Consumers may have a variety of concerns about how entities collecting their data are using that information. It’s always in the best interest of businesses and other organizations to use their customer data carefully.


Managing big data requires the storage of large data sets in countless servers, many of which contain consumers’ private information. In the event of a data breach, massive amounts of this information can end up in the wrong hands.

According to projections, cybercrime is forecasted to cost the global economy $10.5 trillion by 2025, reflecting a 15% increase year on year. High-profile cybercrimes continue to occur as long as organizations engage in big data. For example, the Equifax security breach of 2017 made many users’ information available to criminals who wanted to use it illegally for their own gain. Additionally, a data breach targeted at in 2013 affected a staggering three billion accounts, making for the second-largest data breach in history.

As concerns over potential security breaches become more prevalent, organizations increasingly work with cybersecurity professionals to protect consumer information from hackers. Such professionals may recommend encryption and multi-factor authentication as additional layers of security.


Consumers are generally suspicious of the ability of big data holders (like social networks, government agencies, and other organizations) to protect their privacy. This is especially true of social media sites, which constantly collect huge volumes of data. Even in cases where there are no security breaches, there’s often a lack of transparency about what consumer data is being collected, who it’s being shared with, and what it’s being used for. Many organizations are striving to ensure that consumers have access to information about their data collection and privacy issues in real time.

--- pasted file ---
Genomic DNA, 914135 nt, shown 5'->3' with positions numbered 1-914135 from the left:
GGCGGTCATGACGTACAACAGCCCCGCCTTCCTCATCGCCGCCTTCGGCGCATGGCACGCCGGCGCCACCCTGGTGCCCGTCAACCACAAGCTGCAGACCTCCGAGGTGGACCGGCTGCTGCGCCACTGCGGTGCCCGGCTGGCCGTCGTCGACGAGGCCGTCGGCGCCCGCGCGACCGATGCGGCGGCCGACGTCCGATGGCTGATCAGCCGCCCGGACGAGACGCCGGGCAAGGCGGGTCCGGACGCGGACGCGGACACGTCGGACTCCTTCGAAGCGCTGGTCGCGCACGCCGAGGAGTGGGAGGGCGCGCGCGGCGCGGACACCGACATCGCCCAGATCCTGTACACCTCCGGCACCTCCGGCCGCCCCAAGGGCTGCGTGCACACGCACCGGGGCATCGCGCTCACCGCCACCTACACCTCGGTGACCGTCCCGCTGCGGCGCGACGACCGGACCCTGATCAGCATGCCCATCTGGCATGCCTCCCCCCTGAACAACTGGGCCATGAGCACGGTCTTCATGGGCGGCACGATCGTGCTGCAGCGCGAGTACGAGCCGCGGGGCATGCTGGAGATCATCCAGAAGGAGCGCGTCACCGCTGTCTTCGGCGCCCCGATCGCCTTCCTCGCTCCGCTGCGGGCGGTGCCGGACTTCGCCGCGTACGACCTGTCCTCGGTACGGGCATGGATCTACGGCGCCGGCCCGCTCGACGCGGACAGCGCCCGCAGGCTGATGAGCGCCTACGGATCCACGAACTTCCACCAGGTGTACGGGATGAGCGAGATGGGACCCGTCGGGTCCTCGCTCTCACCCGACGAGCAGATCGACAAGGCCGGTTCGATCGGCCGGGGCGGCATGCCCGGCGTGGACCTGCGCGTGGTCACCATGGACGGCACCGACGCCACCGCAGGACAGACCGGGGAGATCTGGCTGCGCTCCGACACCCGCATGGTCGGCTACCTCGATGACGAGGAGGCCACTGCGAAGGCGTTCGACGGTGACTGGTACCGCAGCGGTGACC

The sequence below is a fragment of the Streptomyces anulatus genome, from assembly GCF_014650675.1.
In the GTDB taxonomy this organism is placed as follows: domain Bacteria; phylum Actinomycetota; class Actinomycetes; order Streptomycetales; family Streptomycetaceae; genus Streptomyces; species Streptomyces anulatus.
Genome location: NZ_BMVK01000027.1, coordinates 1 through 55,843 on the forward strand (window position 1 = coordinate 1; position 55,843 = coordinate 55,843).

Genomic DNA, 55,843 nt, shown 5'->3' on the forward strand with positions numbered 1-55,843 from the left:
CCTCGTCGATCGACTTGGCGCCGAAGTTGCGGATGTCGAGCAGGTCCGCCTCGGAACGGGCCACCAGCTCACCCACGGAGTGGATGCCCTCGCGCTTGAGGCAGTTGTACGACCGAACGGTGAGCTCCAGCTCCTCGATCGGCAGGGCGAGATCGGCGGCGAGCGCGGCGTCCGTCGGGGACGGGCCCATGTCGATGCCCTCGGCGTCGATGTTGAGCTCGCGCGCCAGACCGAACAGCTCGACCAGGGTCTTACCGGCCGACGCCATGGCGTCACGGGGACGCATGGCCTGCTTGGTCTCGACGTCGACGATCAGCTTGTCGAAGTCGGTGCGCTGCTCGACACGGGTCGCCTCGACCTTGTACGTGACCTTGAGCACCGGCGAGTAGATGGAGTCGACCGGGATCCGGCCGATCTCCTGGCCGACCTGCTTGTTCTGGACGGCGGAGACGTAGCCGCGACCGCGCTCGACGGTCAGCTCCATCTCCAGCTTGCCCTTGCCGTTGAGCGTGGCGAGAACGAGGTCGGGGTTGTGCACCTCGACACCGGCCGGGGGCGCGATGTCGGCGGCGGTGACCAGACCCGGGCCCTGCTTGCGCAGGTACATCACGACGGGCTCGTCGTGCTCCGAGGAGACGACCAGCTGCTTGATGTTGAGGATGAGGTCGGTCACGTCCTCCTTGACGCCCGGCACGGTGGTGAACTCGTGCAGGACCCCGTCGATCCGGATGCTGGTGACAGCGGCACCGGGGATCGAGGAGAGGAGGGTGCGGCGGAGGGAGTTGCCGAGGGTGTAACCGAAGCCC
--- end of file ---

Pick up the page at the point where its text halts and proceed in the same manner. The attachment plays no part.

Businesses and other organizations can strengthen relationships with their customers by being more transparent about the ways they use collected customer data. 

How You Can Get Involved in Big Data

One of the best ways to get involved in data security and privacy is by earning an IT degree. WGU offers degrees in network engineering and security and data analytics that can prepare you to confidently enter the field of big data and advance your career. 

WGU’s competency-based education model lets you progress through your coursework as fast as you master the material, potentially saving you time and money. Get started today.